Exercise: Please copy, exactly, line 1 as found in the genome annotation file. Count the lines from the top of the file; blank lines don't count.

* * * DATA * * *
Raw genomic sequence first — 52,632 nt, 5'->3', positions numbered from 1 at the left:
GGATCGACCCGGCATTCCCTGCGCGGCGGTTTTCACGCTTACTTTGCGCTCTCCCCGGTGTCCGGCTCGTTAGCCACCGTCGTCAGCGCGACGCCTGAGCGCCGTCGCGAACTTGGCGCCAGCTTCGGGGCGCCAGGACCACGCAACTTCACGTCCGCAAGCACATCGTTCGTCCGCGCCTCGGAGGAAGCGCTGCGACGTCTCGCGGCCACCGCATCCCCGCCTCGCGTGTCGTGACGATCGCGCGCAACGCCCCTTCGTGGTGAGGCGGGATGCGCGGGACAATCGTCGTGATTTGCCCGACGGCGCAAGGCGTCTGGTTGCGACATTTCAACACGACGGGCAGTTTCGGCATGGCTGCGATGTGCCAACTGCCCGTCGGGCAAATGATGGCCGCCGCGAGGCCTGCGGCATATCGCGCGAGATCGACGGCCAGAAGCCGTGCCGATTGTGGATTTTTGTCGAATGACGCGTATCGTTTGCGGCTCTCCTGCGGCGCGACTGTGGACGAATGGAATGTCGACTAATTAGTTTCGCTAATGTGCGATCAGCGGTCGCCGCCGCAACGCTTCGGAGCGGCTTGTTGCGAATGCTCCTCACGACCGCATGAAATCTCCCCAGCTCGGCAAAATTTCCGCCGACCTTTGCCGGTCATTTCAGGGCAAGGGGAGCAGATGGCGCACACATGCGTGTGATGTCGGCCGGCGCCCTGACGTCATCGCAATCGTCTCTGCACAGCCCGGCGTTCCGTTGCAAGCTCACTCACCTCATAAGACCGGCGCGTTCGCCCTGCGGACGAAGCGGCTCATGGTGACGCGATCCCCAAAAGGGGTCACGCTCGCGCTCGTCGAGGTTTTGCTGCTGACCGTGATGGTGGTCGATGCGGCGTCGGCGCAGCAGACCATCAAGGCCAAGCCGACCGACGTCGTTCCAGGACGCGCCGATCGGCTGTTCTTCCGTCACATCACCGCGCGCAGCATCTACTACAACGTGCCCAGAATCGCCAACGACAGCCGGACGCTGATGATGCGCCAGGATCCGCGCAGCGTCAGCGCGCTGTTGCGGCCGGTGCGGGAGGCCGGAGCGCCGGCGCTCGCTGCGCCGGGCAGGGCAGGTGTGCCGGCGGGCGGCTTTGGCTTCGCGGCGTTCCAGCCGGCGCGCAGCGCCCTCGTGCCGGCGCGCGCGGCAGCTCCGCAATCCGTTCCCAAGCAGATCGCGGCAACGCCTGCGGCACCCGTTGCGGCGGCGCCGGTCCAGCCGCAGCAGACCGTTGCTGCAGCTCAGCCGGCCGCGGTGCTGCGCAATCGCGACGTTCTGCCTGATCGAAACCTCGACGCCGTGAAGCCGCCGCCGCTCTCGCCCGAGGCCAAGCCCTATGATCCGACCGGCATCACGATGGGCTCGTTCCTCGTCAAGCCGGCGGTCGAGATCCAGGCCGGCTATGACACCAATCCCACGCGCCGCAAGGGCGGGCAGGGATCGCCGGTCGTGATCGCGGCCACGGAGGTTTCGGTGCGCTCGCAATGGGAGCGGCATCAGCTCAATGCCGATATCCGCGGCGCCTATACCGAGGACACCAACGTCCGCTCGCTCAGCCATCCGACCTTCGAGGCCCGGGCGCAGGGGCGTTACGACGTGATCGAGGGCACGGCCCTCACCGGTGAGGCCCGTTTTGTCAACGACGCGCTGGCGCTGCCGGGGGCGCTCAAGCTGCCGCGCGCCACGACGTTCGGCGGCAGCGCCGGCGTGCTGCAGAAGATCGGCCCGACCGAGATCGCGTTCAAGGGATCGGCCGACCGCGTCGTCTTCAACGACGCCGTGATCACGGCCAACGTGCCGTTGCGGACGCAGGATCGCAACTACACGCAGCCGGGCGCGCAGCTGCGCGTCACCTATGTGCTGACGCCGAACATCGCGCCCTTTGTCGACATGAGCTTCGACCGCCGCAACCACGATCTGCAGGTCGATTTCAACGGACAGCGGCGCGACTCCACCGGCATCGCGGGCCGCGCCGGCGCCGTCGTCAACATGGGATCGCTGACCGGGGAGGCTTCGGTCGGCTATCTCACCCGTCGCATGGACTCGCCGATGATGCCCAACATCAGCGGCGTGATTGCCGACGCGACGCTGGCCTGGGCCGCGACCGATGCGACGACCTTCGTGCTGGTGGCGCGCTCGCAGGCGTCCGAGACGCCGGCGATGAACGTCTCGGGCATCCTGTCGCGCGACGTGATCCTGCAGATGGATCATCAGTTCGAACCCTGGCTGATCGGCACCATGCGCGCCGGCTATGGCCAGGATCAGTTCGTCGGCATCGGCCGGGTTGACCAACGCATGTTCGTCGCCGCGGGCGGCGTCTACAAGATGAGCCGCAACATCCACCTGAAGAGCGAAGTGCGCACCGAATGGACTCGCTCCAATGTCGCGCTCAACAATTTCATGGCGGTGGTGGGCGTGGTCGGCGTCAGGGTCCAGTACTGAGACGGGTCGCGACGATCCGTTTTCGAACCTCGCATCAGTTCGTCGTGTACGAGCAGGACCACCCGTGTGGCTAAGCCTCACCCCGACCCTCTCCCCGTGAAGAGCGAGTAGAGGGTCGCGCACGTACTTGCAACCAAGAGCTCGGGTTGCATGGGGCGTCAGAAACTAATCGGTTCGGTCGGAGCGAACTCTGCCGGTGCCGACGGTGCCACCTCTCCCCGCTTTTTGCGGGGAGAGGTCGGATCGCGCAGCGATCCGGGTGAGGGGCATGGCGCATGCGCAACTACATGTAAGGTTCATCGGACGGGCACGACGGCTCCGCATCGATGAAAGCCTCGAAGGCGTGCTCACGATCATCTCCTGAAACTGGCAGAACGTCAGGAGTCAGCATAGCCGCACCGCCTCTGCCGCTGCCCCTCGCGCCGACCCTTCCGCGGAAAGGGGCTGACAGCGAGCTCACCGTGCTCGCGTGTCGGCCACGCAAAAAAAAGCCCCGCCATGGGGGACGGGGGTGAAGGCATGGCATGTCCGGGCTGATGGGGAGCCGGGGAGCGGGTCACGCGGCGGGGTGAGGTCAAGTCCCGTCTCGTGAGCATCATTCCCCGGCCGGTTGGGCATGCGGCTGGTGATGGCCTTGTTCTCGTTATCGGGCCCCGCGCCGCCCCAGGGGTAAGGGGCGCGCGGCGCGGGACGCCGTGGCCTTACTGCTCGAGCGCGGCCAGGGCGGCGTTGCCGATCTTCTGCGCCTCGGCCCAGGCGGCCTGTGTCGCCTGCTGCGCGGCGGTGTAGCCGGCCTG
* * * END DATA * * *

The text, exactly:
Raw genomic sequence first — 52,632 nt, 5'->3', positions numbered from 1 at the left: